Katie Taylor expects tough battle against Jennifer Han

‘If you start to get complacent, that’s when you start losing,’ says champion

The big reveal this week from Katie Taylor's promoter Eddie Hearn is that the undisputed lightweight world champion bought a speed boat. For the boxer who lives a simple, camera-shy life in Connecticut, few would begrudge her that first expression of success after almost five years as an unbeaten professional.

Otherwise, Taylor's forwardly driven career remains as it ever was with Jennifer Han tonight's eager American act stepping into the ring in the Headingly Stadium in Leeds. From Texas, Han is hoping to make another outrageous claim for the Lone Star State and put a stop to Taylor going from 18 to 19 professional wins in succession and with it carry her WBO, WBA, WBC and IBF world titles back to El Paso.

That's a long shot for the 38-year-old, who has had just one professional fight since February 2018. In all, Han has lost three fights in her 26-bout professional career, the last win coming in the El Paso County Coliseum in February of last year against Jeri Sitzes. A boxing artisan, Sitzes has had 27 fights and lost 11.

Han’s profile is so low that Boxing Rec has her listed as inactive, although that clerical oversight may be due to the two years that she didn’t fight between 2018 and 2020.


In 2017, she had just one outing against Olivia Gerula. In all, since February 2017 Han, who gave birth six months ago, has fought just twice and won both times. From that perspective, it is not difficult to see why some bookmakers have placed Han as a 40-1 outsider.

Mandatory challenger

“I was IBF champion for five years, but I was only fighting once a year because I couldn’t get the big fights,” said Han this week. “I can’t pause my life. I don’t have that luxury, so I had my baby. I’m very lucky and happy. I am in great shape, and I want to fight the best of the best, and that’s what I am doing on Saturday.”

The mother of two is the mandatory challenger and part of Taylor's path towards bigger bouts, most notably Amanda Serrano which has become an on, off, on, off saga.

But Taylor is not one for losing sight of what is in front of her and remembering her last fight as an amateur was a split-decision loss in the Rio Olympics against an opponent, Mira Potkonen, she had beaten several times before. Fighting in front of 20,000 fans in the city where her father Pete grew up is also a first for the Irish champion.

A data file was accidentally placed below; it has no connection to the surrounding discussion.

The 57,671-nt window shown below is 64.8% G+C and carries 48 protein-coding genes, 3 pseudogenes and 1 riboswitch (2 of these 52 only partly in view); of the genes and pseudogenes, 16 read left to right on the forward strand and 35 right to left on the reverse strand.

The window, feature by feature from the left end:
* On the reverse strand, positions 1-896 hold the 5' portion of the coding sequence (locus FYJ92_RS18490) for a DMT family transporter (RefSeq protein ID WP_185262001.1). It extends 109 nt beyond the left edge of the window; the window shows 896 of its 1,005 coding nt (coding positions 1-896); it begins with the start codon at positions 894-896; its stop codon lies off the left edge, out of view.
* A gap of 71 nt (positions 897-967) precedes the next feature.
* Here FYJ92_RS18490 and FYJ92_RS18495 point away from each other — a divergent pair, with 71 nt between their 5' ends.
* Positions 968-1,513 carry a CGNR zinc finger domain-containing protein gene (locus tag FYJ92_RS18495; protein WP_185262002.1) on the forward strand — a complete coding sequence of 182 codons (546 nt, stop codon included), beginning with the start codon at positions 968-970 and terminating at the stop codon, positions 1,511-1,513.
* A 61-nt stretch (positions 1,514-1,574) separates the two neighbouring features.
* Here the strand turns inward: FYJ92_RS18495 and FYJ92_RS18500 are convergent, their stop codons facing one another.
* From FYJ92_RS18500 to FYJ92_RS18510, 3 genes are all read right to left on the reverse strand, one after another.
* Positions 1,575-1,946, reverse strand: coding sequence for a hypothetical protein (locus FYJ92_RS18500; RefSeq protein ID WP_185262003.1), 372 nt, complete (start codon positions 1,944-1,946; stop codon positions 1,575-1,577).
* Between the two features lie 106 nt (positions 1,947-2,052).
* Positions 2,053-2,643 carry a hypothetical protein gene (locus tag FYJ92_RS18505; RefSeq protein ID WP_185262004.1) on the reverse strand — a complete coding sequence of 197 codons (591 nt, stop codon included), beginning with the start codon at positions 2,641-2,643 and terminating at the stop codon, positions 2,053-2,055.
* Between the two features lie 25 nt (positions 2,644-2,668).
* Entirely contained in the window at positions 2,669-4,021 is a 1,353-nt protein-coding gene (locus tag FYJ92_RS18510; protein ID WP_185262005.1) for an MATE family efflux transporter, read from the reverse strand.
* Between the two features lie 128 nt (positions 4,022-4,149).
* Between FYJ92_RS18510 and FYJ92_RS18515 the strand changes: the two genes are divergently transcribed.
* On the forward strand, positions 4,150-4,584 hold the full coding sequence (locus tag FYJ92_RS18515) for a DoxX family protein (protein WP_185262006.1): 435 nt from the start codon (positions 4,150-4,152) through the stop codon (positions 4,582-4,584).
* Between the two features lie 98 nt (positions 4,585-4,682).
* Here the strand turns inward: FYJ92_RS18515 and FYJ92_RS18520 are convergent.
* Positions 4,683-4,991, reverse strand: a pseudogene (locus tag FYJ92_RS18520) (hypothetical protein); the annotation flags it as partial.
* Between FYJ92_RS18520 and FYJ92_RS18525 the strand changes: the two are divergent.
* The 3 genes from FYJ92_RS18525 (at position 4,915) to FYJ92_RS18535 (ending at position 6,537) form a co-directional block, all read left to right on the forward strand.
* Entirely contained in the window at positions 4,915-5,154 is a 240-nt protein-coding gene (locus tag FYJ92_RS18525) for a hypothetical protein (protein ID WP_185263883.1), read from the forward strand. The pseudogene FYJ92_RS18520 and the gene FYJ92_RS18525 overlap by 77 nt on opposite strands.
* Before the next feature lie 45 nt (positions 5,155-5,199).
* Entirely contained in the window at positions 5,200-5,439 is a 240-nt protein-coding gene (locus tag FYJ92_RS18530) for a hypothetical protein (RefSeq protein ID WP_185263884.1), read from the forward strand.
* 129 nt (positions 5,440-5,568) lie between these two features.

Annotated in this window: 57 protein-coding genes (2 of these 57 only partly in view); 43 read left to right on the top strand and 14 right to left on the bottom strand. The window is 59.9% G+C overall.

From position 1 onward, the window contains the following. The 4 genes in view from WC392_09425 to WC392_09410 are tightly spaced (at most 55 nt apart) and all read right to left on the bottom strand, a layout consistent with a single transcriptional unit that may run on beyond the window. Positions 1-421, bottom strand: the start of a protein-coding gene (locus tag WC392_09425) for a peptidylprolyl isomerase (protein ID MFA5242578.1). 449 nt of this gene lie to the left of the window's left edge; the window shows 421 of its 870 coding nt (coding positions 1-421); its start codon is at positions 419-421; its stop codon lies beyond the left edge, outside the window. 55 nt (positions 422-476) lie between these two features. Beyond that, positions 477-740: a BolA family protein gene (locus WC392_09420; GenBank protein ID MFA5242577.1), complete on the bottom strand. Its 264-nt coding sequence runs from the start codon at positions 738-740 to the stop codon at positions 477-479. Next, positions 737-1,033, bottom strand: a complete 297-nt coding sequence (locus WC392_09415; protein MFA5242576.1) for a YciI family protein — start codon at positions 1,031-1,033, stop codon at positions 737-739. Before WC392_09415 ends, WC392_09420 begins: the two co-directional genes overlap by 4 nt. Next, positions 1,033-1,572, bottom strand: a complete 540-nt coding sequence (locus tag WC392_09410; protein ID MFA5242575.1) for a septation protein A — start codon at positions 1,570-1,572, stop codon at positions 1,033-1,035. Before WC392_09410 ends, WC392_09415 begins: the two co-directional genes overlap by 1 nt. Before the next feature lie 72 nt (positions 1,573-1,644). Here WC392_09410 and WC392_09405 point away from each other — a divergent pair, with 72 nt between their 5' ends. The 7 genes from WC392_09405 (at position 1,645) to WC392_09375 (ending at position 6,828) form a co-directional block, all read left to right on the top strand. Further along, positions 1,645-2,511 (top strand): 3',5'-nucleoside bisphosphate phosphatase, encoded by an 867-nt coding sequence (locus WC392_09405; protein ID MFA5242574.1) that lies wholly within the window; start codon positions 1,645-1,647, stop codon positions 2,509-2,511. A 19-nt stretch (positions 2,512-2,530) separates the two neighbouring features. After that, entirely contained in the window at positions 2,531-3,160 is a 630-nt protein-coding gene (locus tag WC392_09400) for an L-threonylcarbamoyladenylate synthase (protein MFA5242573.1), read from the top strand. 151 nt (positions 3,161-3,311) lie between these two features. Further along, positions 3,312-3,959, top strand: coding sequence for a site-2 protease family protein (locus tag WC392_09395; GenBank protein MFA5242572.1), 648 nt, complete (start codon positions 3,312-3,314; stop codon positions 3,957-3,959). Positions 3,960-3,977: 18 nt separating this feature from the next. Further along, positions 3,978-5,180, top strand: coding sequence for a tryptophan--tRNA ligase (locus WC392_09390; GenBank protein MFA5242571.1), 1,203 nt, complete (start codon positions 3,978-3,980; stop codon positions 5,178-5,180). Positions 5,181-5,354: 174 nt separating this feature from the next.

Yesterday in a tweet, Taylor thanked Leeds United Football Club for sending her a team jersey.

“I don’t overlook anyone,” said Taylor. “I can’t afford to get complacent, in any of my fights. If you start to get complacent, that’s when you start losing. I have prepared for this like I would any other, I’m expecting a tough challenge Saturday and I’m prepared for that.

“For all my fights, I always expect my opponents to bring their very best. Better than they’ve ever performed before. I think she’s a very good fighter, very technical with a good amateur background. So I’m ready.

“Some of my best memories as a kid involve visiting this city, going to Leeds United games in Elland Road as a fan. The city obviously has a special place in my heart.”

For Han, who has never had a professional bout outside of the United States, a win would be a life-transforming event and instantly catapult her into a different financial orbit, although, if Brian Peters and Hearn are as clever as people believe they are, the contract is likely to have a rematch condition.

Rare talent

Putting four belts on the line without a plan B, even for a talent as rare as the Irish lightweight is not a prudent way to build and sustain a career.

For the contest, an analogy would be Ireland beating Portugal in football and look how close that came to happening in Faro earlier this week. Boxing is less predictable with Taylor, technically the best female boxer in the world and faster than Han, right to be cautious.

“I feel great,” said Taylor this week in response to a question about retirement. “While I know I can’t do this forever, I still feel very fresh and I know I have plenty more years left in me.”

Along with building a legacy that too has become a mantra. The wonderful thing with Taylor is that just about everything she has ever said about her boxing has come to pass.

*Live on DAZN. Expected start time 9pm-10pm

Johnny Watterson

Johnny Watterson

Johnny Watterson is a sports writer with The Irish Times